Kazakhstan Marks 110 Years Since Birth of Prominent Poet Kassym Amanzholov

NUR-SULTAN – Kazakhstan might be a young country celebrating the first 30 years of its independence, but its history and culture go beyond these 30 years. On Oct. 10, Kazakhstan marks 110 years since the birth of prominent poet and writer Kassym Amanzholov. 

Amanzholov is known to have introduced the ten-syllable line into Kazakh verse. For the first time, he used the alternation of eight- and nine-syllable lines, which was convenient for conveying conversational intonation.

Born in 1911 in the Karkaraly district of the Karaganda Region Amanzholov’s life was not an easy one from early childhood. He lost his parents at an early age and was raised in an orphanage. 

Before beginning his career as a journalist in 1932, he studied in a veterinary school and agricultural institute in St. Petersburg. Amanzholov became known as a poet in 1931, at age 20, when he published his first poems. His first book – a collection of poems called “Omir Syry” (Confessions of Life in Kazakh) telling about the life and work of the poet’s peers – came out seven years later.

But it was not until 1945 when the Great Patriotic War began forcing millions of young men, including Amanzholov, to give up on their professional ambitions and join the Soviet Army that some of the poet’s most famous poems were written, including “Death of a Poet” reviving the memory of Abdulla Zhumagaliyev, a young Kazakh poet who died at the front.

During the war years, Amanzholov spent days traveling from the Far East to the Western Front in 1943, and these long journeys between the fronts, while crossing his homeland, birthed such poems as “Ural”, “Saryarka”, and “Baikal.” 

These poems rose to a different level with new content, theme, type, means of artistic expression, depth of thought, and the feelings.

Following the end of the war, he worked in the editorial offices of several magazines. In 1946 alone, he wrote 26 poems, including “Dostar” (Friends in Kazakh), “Tugan Jer” (Homeland in Kazakh), “Dombyra”, “Mai Keldi” (May has come in Kazakh), among others. 

The next year, however, Amanzholov became sick, but despite his worsening health, he continued writing and translating some of the world’s famous poems into Kazakh.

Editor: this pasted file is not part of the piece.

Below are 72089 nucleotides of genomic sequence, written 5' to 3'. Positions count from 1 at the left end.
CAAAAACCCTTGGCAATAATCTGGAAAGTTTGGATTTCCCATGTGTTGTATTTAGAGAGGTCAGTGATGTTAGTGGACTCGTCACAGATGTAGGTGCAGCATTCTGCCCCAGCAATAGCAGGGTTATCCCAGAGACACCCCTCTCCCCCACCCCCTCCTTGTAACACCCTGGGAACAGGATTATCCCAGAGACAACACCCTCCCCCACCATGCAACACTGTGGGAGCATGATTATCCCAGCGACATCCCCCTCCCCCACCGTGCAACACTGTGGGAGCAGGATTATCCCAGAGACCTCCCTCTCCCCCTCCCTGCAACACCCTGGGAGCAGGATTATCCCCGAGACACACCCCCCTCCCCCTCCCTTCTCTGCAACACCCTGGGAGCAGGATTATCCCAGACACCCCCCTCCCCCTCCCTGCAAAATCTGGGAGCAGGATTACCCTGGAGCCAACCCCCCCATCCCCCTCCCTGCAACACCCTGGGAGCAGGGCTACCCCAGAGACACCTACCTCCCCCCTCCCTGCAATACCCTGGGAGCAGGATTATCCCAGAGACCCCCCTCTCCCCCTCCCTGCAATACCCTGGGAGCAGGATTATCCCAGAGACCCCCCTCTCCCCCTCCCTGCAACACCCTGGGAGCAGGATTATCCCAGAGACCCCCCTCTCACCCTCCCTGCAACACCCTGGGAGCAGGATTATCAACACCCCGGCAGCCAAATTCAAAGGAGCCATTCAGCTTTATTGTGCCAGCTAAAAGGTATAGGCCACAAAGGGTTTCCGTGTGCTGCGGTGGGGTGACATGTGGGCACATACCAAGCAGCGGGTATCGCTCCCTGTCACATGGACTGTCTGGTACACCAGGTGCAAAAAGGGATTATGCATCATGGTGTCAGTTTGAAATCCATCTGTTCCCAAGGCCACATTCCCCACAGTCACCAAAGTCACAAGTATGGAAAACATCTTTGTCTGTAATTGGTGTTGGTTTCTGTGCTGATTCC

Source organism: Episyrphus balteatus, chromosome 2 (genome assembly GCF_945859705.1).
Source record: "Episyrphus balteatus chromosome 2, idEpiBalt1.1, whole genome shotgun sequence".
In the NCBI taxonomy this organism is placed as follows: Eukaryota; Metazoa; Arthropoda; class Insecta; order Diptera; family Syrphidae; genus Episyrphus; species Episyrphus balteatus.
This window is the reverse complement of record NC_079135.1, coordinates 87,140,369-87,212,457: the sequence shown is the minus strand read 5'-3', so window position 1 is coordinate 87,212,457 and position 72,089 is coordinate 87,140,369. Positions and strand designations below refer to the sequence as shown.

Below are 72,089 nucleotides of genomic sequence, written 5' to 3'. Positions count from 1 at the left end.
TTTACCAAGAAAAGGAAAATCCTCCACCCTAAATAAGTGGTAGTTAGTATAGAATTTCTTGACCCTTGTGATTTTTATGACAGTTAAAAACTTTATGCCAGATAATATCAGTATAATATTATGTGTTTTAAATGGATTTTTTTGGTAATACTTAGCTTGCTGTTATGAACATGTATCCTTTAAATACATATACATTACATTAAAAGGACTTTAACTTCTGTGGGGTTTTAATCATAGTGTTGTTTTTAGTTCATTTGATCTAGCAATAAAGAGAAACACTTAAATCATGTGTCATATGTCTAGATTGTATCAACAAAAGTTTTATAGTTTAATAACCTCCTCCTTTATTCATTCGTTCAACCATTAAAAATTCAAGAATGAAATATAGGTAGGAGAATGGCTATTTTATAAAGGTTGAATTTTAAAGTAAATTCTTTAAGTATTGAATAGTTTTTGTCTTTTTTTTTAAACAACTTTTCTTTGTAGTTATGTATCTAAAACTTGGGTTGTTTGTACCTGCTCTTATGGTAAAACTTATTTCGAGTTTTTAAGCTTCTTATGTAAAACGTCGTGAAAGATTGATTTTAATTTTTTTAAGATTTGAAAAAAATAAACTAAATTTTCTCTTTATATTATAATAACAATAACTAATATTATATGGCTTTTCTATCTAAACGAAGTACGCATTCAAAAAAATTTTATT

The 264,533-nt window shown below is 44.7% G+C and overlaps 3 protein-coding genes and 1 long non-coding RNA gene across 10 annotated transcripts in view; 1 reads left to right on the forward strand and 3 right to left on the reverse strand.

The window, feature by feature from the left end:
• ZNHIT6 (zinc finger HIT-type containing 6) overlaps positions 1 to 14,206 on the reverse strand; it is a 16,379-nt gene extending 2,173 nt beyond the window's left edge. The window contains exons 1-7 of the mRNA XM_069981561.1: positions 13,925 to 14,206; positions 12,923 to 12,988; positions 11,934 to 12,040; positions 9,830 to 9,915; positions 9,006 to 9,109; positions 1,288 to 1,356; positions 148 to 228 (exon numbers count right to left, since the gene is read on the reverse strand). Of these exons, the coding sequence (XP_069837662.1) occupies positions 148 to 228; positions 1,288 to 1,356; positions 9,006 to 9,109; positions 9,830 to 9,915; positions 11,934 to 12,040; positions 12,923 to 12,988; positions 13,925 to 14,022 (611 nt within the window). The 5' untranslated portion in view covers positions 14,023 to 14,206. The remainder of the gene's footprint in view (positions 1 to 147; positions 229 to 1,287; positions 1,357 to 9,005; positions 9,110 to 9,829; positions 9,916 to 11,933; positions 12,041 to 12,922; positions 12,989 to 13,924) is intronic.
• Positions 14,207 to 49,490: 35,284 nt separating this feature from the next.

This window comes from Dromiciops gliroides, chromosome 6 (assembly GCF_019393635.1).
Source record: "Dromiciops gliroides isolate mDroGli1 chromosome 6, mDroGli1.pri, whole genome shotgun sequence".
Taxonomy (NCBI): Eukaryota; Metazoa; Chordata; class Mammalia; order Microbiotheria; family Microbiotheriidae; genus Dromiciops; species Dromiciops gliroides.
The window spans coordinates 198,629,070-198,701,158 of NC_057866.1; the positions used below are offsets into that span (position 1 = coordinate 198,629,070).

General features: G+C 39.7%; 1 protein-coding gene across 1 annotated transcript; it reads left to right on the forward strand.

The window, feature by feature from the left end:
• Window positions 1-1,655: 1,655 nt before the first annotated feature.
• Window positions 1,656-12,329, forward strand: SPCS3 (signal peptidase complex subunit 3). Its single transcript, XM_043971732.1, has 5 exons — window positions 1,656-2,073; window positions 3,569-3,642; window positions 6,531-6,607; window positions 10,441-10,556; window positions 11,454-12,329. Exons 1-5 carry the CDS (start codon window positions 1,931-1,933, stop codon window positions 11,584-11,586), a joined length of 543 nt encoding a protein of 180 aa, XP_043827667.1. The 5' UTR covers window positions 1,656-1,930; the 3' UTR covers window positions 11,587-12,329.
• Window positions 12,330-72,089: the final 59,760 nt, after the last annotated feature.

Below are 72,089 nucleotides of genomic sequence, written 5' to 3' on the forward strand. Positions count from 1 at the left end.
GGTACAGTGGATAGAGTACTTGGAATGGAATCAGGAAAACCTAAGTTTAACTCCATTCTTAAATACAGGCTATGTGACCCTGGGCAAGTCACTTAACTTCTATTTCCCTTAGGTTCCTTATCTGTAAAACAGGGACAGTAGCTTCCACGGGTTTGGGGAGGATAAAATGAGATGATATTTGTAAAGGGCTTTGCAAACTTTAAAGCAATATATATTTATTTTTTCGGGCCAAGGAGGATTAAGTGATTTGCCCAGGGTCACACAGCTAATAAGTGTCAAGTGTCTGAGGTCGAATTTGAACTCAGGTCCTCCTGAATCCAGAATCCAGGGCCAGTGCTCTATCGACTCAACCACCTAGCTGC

Kassym Amanzholov (front row, left) with friends. In the center – prose writer and translator Zhardem Tlekov. Uralsk, 1930.

Over the years, Amanzholov experimented with different styles from traditional zhyrau (tales in Kazakh) and tolgau (reflections in Kazakh) poetry to feuilletons and one-act satirical plays.

Amanzholov died in the prime of life at age 43.  After his death, his works were published in three volumes, and in 1958, selected poems were published in Moscow.

“The poet considers the truth of life transformed into the truth of art as a striving for eternity, as an achievement. He is connected with the people with all his heart, so his poetic ‘I’ is perceived by the reader as something of his own, understandable and close. Pushkin once noted that a true poet is interesting for readers in all states – cheerful, sad, or in love. Amanzholov, as a poet, is seen in different states, and in all of them, he excites us with his fullness of emotions and depth of thought. His poetry shows us examples of the diversity of human experiences,” wrote Taken Alimkulov, a famous Kazakh writer, in his introduction to Kassym Amanzholov’s poetry collection published by the Moscow-based Art Literature Publishing House in 1975.

As Alimkulov wrote, Amazholov’s poetry will allow “our children to see how their fathers thought, felt and lived” representing a “chronicle of his time.”

“Universe! Light spacious home!

I am a small dot in your space.

I have no time to go around your expanse,

Compared to eternity we live a moment.

People to come! Kassym sees you.

You walk the earth as a palace of gold.

I shall lie beneath the earth at this time,

Wrapped forever in the earth’s blanket.

How many wrinkles the earth has on its face,

My footprints are now under the ground…” 

(author’s loose translation from Amanzholov’s poem “About Myself”)

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